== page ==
"The migrants' arrival over several decades has also provided the local authorities and other public sector organisations with the chance to develop links with as wide range and number of community organisations, faith and refugee groups and encourage and celebrate the diversity of each of the different cultures. This is particularly evident in the festivals that are often hosted by the local authorities working in close partnership with community and faith organisations."[4]

However, Trevor Phillips, the Chairman of the Commission for Racial Equality, criticised the language used.

"I dislike the term "community cohesion", frankly. I think it lacks clarity. I think we are beginning to talk more about the term "an integrated society" because in order to advance a solution - which is what I think community cohesion is supposed to be - we have first to understand what it is you are trying to remedy. My view is that we are trying to remedy some of the fractures in our society. Some of those are economically driven; some are driven by other kinds of difference and division independent of economics."[5]

7. The Committee accepted the Local Government Association/Home Office's definition that a cohesive community is one where:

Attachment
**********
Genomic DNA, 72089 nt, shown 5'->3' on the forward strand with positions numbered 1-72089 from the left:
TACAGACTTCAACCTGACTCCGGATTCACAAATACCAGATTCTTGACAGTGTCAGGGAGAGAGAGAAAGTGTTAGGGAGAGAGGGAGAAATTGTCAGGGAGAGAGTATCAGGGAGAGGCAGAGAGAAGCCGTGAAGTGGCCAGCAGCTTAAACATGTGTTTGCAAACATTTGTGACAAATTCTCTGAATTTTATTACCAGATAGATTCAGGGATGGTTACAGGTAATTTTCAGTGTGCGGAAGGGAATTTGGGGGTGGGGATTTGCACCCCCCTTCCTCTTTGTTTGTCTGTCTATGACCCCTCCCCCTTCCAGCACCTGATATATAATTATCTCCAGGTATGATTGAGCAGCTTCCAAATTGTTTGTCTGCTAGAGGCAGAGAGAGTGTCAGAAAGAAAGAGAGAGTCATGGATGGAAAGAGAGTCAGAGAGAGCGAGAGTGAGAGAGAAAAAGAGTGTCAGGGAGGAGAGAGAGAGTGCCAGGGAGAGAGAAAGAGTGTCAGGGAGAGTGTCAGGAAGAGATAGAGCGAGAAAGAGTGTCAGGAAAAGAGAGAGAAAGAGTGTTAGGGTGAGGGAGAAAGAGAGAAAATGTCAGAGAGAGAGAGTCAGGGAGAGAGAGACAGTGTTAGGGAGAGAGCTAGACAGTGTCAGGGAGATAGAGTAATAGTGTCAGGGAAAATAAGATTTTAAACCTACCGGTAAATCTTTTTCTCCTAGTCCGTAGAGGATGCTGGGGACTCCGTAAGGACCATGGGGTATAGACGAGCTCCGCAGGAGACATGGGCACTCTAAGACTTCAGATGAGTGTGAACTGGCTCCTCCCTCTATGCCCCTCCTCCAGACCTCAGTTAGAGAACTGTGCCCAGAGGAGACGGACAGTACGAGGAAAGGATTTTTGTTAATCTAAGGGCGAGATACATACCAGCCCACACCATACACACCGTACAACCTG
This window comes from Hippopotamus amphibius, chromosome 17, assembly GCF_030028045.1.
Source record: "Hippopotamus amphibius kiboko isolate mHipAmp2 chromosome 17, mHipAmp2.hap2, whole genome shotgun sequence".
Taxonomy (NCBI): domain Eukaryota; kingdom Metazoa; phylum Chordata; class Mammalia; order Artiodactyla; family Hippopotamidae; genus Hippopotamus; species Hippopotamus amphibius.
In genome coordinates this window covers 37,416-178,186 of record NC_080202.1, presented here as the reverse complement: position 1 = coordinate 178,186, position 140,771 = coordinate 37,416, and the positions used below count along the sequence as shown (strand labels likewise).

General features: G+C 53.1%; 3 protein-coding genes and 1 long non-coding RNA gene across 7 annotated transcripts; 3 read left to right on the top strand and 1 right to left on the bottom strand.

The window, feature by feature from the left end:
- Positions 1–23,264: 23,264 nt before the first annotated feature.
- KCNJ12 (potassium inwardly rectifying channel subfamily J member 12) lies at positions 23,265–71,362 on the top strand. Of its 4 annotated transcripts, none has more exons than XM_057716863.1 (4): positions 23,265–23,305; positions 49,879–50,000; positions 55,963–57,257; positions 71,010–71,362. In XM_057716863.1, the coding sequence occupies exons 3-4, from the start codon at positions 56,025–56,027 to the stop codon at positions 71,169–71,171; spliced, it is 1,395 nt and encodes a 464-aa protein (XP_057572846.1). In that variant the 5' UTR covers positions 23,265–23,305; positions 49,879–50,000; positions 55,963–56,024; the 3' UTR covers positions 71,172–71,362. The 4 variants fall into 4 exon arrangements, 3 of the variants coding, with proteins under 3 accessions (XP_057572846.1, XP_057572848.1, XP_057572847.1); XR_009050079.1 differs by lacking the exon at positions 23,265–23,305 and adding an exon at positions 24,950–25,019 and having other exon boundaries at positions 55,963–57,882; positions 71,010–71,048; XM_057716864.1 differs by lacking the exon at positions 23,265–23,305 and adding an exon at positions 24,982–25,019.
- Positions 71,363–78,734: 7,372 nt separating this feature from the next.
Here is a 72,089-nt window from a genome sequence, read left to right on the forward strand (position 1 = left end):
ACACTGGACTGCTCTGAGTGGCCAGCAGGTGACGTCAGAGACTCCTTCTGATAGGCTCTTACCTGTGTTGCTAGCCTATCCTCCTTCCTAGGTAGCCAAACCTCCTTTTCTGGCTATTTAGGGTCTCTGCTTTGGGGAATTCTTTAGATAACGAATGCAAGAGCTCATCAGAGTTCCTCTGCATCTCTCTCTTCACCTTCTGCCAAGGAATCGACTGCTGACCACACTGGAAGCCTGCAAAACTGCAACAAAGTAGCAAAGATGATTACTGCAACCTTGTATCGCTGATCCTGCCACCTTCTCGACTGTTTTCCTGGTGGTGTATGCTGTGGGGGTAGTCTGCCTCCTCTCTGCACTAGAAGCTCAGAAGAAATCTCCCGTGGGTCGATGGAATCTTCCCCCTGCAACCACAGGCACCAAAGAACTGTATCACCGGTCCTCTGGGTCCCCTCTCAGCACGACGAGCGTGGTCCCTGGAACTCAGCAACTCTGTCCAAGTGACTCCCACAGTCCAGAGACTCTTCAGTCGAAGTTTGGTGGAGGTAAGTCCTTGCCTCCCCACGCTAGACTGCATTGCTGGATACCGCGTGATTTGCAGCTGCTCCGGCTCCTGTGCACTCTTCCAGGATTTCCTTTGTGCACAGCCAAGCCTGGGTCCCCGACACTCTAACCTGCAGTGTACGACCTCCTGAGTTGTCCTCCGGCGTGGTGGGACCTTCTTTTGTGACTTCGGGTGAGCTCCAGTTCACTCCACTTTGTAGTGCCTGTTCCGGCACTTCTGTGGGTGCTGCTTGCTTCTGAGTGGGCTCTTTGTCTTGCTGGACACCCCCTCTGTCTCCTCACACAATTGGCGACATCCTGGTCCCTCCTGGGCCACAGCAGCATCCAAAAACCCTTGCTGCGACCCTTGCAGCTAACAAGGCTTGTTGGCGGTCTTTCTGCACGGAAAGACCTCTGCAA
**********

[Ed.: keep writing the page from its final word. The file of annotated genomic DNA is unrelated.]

• there is a common vision and a sense of belonging for all communities;
  • the diversity of people's different backgrounds and circumstances are appreciated and positively valued;
  • those from different backgrounds have similar life opportunities; and
  • strong and positive relationships are being developed between people from different backgrounds in the workplace, in schools and within neighbourhoods.[6]

8. The Committee felt that any cohesive society should also demonstrate the ability to integrate people from different ethnic backgrounds so that they can relate together in terms of where they live, their education, employment, and social/recreation spheres. The Committee decided to consider the broader issue of social cohesion across the entire spectrum of society, rather than confine it to the problems affecting particular communities.  


1   ODPM Select Committee Press Notice Session 2002-03 21 May 2003

 Back

2   Q155  Back

3   Q494  Back

4   SOC72 Back

5   Q654  Back

6   Guidance on Community Cohesion LGA/Home Office 2002 page 6 Back